Search Results: penalties (363)

Nebraska cops lining their pockets doing a roadside check.

Nebraska cops still pissed about Colorado legalizing marijuana are pushing for increased monetary penalties for cannabis possession as well as increased funding to pay for the overtime they are all milking. Police Chief B.J. Wilkinson of Sidney, Nebraska (population 7,000) says he’s written more marijuana tickets in five months than he did in all of last year. “Five out of every ten” stops results in a marijuana arrests, he says. They’ve already run through their yearly allotment of overtime pay to pay for cops to go to court for the marijuana cases. It’s “deteriorating a quality of life here” in his town, he says.
We bet. Your cops are too busy shooting fish in barrels to deal with any actual crime in their town.

Ron Reiring/Flickr.

Backers of a proposal that would make the maximum penalty for an ounce of marijuana a $25 fine in Albuquerque, New Mexico submitted signatures Monday hoping to get their proposal on the November ballot.
But even they admit it could be a long shot. Supporters turned in 16,000 signatures, hoping that 11,203 are actually valid. That seems like it would be a given, but verification of the first set of signatures showed that only 57 percent were valid.

Louisiana lawmakers will not be reducing the penalties for the possession of an ounce of marijuana and have decided to maintain some of the harshest pot penalties in the country.
The sad thing? The reductions still would have made criminals out of cannabis users and those caught still faced up to six months in jail and $500 fines as before. In fact, it wouldn’t have really done much of anything – yet lawmakers still were opposed to it based on knee-jerk principles alone.

A law that many argued would help end widespread prison overcrowding in California was killed by Gov. Jerry Brown Tuesday.
Senate Bill 649 would have given state judges and district attorneys the ability to charge small possession cases as either felonies or misdemeanors, dropping prison times for personal amounts of drugs from up to three years in jail to under a year in some cases. Provisions were also included that would have increased treatment options for addicts.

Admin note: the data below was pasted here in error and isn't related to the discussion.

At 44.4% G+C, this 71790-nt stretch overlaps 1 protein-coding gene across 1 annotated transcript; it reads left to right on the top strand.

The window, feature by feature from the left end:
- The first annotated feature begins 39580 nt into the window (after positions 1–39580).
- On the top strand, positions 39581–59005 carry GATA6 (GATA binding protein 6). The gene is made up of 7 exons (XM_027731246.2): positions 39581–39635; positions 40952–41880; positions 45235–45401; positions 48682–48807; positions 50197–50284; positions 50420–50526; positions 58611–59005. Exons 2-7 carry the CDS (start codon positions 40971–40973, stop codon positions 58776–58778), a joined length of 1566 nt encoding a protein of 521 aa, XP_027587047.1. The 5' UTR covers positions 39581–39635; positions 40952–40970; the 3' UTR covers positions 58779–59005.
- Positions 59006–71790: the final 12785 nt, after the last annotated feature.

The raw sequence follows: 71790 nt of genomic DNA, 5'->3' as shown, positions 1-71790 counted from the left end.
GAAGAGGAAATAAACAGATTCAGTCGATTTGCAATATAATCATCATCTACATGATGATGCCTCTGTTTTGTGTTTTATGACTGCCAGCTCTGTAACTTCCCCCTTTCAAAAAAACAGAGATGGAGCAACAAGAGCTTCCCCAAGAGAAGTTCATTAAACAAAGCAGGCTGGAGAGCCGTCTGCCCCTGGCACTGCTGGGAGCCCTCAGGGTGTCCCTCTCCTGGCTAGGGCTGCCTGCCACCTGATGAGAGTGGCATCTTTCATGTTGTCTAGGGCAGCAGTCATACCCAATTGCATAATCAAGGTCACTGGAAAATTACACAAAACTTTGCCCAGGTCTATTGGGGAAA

Marijuana possession and cultivation penalties in Oregon have been cut in half thanks to Gov. John Kitzhaber’s signature on two bills earlier this week.
Kitzhaber Monday signed SB 40 and SB 82, which eases marijuana penalties in the state for those caught with over an ounce and eliminates a provision that suspends driver’s licenses for possession of less than one ounce.

A Louisiana bill to reduce crimes for repeat marijuana offenders and rid the state of abhorrent “three strikes” laws for possession of any amount failed to pass the state Senate yesterday.
House Bill 103 had already cleared the state House late last month, but Senate members refused to call the bill up for a vote on three separate occasions.

An amended version of a bill that would end Louisiana’s draconian three-strikes law for some marijuana crimes has finally made its way through the house.
But it could be a tight squeeze to get the bill through. The Louisiana Senate adjourns next week, leaving little time to have the bill heard, debated and voted on before the politicians leave Baton Rouge for the year.

As we reported back in March, Louisiana legislators are considering a bill that would have dropped marijuana possession from the mandatory minimum sentencing laws that help in the clogging of state prison systems.
House Bill 103 is gaining momentum, moving through committee this week and on to the House floor. The Advocate reports it was a pretty lively discussion, with several legislators pointing out the stupidity of sending people away for 20 years or more for a single joint to other, more pig-headed colleagues hell-bent on punishing pot users.

While the rest of the country is seemingly progressing forward with marijuana laws, a handful lawmakers in Indiana are moving backwards it seems. A proposal before the legislature currently would revamp the state’s criminal code could increase penalties for low-level marijuana possession from a misdemeanor to a felony.
If approved on Thursday, the bill would make possession of about one-third of an ounce up to 10 pounds a low-level felony instead of a high-level misdemeanor. Indiana Gov. Mike Pence, a Republican, has said he wants to be stricter on drug possession and show drug dealers that the state is not a place for them to operate.

Satire With Samuel

Texas Legislative Black Caucus
Rep. Harold Dutton (D-Houston) filed the decrim bill

House Bill 184, which would reduce penalties for marijuana possession in Texas, has already been filed and is ready for the Legislature’s upcoming session in January.

The bill, filed by Rep. Harold Dutton (D-Houston), would reduce possession of up to an ounce of marijuana to a Class C misdemeanor, reports Sergio Chapa at Class C misdemeanors carry no jail time, and are punishable by up to a $500 fine.
“We are under no illusions that full decriminalization is gonna come to Texas anytime soon,” said Josh Schimberg of the Texas chapter of the National Organization for the Reform of Marijuana Laws (NORML). Schimberg said the Austin-based group is pushing for full legalization, but sees HB 184 as a step in the right direction.
1 2 3 37